I know that you are desperate to render your first 3D object using the Metal API. However, computer graphics can be difficult to grasp in the beginning. To help you out, I wrote this article that talks about the major components in a rendering pipeline.
In this article, I'm going to explain the following concepts:
- Rendering Pipeline
- Matrix Transformations
- Functions (Shaders)
Learning these concepts before you use the Metal API (Or OpenGL) will be beneficial.
What is a Mesh
A mesh is a collection of vertices, edges, and faces that define the shape of a 3D object. The most popular type of polygon mesh used in computer graphics is a Triangle Mesh. Any object, either a mountain or a game character, can be modeled with Triangle meshes.
For example, the image below shows triangle meshes making up a tank.
The vertices of a mesh are the inputs to a Rendering Pipeline. These vertices go through several stages, such as coordinate transformation and rasterization, before they end up in the framebuffer, i.e., the screen.
The Rendering Pipeline
The Rendering Pipeline are the stages that vertices must go through before appearing on the screen of your device. The GPU, not the CPU, is in charge of the rendering pipeline.
In general, the vertices of a mesh goes through the following stages in a rendering pipeline:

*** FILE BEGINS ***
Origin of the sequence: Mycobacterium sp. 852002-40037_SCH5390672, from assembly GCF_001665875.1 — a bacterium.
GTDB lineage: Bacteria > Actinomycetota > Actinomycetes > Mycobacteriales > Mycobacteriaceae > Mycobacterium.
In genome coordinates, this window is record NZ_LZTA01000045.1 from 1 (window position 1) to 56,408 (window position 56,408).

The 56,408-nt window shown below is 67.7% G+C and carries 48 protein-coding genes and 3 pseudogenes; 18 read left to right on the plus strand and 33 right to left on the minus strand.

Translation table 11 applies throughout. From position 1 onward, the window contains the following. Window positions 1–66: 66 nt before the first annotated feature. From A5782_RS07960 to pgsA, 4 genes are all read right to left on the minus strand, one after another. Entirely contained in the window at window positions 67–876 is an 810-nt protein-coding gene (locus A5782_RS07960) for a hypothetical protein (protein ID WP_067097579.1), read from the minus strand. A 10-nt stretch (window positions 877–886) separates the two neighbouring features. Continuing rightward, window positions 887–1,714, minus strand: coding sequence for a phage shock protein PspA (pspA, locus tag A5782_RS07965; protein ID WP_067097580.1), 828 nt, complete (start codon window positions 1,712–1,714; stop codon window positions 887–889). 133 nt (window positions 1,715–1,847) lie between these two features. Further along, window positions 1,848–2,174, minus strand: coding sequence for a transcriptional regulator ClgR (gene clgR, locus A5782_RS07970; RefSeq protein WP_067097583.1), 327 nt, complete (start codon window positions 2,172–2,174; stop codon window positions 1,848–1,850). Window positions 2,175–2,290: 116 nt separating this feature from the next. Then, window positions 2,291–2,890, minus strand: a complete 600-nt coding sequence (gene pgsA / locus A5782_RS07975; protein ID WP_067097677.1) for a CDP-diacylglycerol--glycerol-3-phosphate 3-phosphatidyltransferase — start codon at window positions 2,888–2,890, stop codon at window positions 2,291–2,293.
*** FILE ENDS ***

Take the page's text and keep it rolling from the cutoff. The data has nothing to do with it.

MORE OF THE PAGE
- Vertex Processing
- Primitive Assembly
- Fragment Processing
The Vertex Processing stage processes incoming geometrical data, i.e., vertices. In this step, each vertex coordinate system is transformed by a space matrix, thus changing the vertex original coordinate system to a new coordinate system.
The Primitive Assembly constructs a primitive using three processed vertices from the Vertex Processing stage.
What you see on a screen are pixels approximating the shape of a primitive. This approximation occurs in the Rasterization stage. In this step, pixels are tested to determine if they are inside the primitive’s perimeter. If they are not, they are discarded.
If they are within the primitive, they are taken to the next stage. The set of pixels that passed the test is called a Fragment.
The responsibility of the Fragment Processing stage it to apply color or texture to the fragment.
Long ago, the Rendering Pipeline was fixed. Meaning that a developer had no way to influence the outputs of any of the stages in the pipeline.
However, that is no longer the case. Today, you control the outputs of two stages in the pipeline; the Vertex Processing and Fragment Processing stages. These stages are controlled through GPU programs called "Shaders." In Metal, they are known as "Functions."
The GPU program that controls the Vertex Processing stage is known as a Vertex Shader. Whereas, the program that controls the Fragment Processing stage is known as a Fragment Shader.
Furthermore, you program these shaders with a special programming language called "Shading Languages". In OpenGL, the shading language is known as GLSL (or OpenGL Shading Language). In Metal, the shading language is called "Metal Shading Language."